• Campfire Audio Andromeda 2020 (8.74 ohm, 122.47dB/mW) represents an extremely sensitive and notoriously picky IEM. Sonic-wise, I was worried that the warm-ish presentation of this dongle would be too much for the Andromeda, which is already warm and thick. Interestingly, my worry was unfounded as these devices work together quite well, creating a richer and slightly more intimate sound, but without reducing the famous soundstage imaging ability of the Andromeda. I particularly enjoy some baroque concerti from CDs back in 1990s in my library due to how the cellos and contrabass seems to be quite a bit closer, hanging right behind my ears, contrasting against the flutes and violins at the front. As expected from the spec sheet, I did not hear any hissing noises from the DEW4X. My only complain is that the volume adjustment of this dongle is not fine-grained enough for the Andromeda. I frequent ran into the problem where one volume level is too low whilst the one above is too high and had to rely on digital volume adjustment.
  • Symphonium Meteor (9.7 ohm@1kHz, 90.9dB/mW@1kHz) represents a hard-to-drive IEM. Even if a source can get these IEMs loud (by providing enough voltage), the overall presentation could be soft, blunted, and congested if the source has problem keeping up with the current demand. Whilst DEW4X does not degrade the sound significantly, it does not present the Meteor at its optimal level either. For example, when I listen to Playing God by Polyphia, I found that the whole soundstage feels tighter, more compact. The bass transients are also not as snappy and satisfying. The difference was quite noticeable when swapping to my desktop setup, the FiiO K7. Even when I push the DEW4X to be noticeably louder, it still cannot spread the stage out nor convey the dynamic as well as the K7. Given that the DEW4X was not behind the K7 in micro detail, I suspect the limitation comes from the amplification stage of the device rather than the DAC.
  • TGXear Serratus earbuds (300ohm, unknown sensitivity) represents another class of hard-to-drive gear, the high impedance ones. Similar “scaling” can be observed with these earbuds. Exactly the same situation as with the Meteor was observed with this pairing.

Comparisons and Rating

Vs Apple’s USB-C to 3.5mm adapter (a.k.a., “Apple dongle”):

  • The Apple dongle is noticeably outclassed when driving difficult IEMs like Meteor and listening to faster music with strong bass line. Meteor sounds noticeably more intimate and bass notes are softer and blurrier in general.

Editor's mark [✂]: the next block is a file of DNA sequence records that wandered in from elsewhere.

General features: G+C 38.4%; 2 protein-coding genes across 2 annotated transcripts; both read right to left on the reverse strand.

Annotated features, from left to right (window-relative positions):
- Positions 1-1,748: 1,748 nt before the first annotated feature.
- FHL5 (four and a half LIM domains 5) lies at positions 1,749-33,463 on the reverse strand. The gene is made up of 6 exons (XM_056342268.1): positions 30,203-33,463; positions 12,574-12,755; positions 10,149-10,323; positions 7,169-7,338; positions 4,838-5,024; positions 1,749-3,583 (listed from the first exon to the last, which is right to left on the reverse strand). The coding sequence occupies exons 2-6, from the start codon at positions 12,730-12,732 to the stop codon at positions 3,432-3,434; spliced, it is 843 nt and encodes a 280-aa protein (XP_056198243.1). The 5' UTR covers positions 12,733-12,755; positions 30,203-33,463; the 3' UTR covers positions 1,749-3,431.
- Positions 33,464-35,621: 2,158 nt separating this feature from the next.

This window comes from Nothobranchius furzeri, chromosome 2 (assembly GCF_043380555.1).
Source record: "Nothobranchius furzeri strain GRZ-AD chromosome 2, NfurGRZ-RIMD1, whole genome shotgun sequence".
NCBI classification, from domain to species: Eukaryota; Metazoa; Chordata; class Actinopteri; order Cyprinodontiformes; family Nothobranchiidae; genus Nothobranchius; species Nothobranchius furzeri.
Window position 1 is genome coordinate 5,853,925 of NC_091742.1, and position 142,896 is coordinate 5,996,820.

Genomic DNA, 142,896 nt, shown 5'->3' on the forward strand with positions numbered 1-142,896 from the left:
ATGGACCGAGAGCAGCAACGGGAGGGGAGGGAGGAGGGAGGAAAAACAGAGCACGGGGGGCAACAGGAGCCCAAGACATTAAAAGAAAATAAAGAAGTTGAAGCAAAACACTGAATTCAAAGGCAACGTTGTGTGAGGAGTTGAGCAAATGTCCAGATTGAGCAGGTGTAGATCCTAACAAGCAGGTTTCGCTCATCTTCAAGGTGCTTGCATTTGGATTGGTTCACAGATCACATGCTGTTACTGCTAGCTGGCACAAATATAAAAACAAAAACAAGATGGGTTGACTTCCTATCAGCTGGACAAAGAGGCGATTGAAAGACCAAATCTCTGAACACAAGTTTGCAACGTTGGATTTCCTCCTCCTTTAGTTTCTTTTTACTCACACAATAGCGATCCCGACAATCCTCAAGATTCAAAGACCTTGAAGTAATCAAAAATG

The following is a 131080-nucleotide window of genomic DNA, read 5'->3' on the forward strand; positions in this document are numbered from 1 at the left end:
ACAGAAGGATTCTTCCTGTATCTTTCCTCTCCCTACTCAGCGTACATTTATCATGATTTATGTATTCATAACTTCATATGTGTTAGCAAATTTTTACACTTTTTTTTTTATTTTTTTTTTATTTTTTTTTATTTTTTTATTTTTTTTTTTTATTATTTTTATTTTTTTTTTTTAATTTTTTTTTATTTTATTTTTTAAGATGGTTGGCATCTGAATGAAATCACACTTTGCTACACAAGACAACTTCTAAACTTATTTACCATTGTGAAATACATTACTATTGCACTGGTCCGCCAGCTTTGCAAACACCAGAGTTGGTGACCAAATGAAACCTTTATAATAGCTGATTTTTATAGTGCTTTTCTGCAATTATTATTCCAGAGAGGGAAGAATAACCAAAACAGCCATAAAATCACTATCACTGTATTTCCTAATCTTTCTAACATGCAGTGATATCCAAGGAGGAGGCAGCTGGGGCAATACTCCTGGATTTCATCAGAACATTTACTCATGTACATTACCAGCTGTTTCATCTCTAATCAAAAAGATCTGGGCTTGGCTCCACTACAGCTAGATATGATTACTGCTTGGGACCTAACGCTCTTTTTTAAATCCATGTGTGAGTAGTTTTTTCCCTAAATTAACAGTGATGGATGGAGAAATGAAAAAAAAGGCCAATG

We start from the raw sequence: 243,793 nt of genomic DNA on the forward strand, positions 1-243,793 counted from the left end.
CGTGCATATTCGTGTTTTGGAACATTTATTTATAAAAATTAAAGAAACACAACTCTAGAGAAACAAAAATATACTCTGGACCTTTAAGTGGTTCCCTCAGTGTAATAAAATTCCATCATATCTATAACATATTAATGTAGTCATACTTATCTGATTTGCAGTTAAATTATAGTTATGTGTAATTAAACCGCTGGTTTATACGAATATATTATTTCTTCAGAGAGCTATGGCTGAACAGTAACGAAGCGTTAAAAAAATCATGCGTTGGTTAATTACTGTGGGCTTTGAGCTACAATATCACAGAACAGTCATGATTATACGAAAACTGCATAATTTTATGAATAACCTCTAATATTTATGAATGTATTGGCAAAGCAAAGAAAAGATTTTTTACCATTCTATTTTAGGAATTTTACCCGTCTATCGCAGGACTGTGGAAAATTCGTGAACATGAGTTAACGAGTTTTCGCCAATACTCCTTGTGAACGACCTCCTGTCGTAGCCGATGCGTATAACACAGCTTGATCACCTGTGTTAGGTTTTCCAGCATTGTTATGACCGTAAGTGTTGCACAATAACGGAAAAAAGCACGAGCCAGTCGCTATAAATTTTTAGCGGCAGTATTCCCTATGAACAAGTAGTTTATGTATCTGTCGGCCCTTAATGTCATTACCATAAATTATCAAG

• The gap between Apple dongle and DEW4X is similar to the gap from DEW4X to a desktop setup.

Vs HiBy R3II:

  • The size and expansion of the soundstage of R3II and DEW4X are quite similar, especially when driving difficult IEMs like the Symphonium Meteor.
  • The tonality is a bit different. R3II does not have the slightly warmer midrange like the DEW4X. On other hand, R3II’s treble response is crisper and more present.

Vs AFUL Snowy Night:

  • The tonal difference between these devices are rather jarring, especially in back to back AB tests. Your preference and your choice of IEM might push you towards the neutral tuning of Snowy Night or the coloured tuning of the DEW4X.
  • Snowy Night is more “effortless” when it comes to soundstage expansion and dynamic, especially when driving difficult IEMs.
  • The detail retrieval and instrument separation (together creating the “resolution”) of these devices are mostly identical.
  • The volume steps of Snowy Night is more fine-grained, making it more suitable for sensitive IEMs than the DEW4X.


With DEW4X, I can see that Simgot brings something different to the USB DAC/amp market with the pleasant and tasteful colouration applied to the midrange tonality. Such colouration is particularly relevant in an IEM market that increasingly converges to a Harman-like sound signature with thinner and brighter midrange. If you own a Simgot IEM, this dongle should be high on your list. If you are after a warmer midrange presentation without extending your budget for some fancy discrete R2R DAC/amp, DEW4X is also viable option.

What I like about this device:

  • Compact and well built
  • Pleasant colouration of vocals and instruments
  • Independent volume control
  • UAC 1.0 mode

What could be improved:

  • Have some challenges with difficult IEMs and earphones
  • Volume adjustment is not fine-grained enough for sensitive IEMs
  • Soundstage is intimate

Absolute Sonic Quality Rating: 3.5/5 - Very Good

Bias Score: 4/5 - I like this device.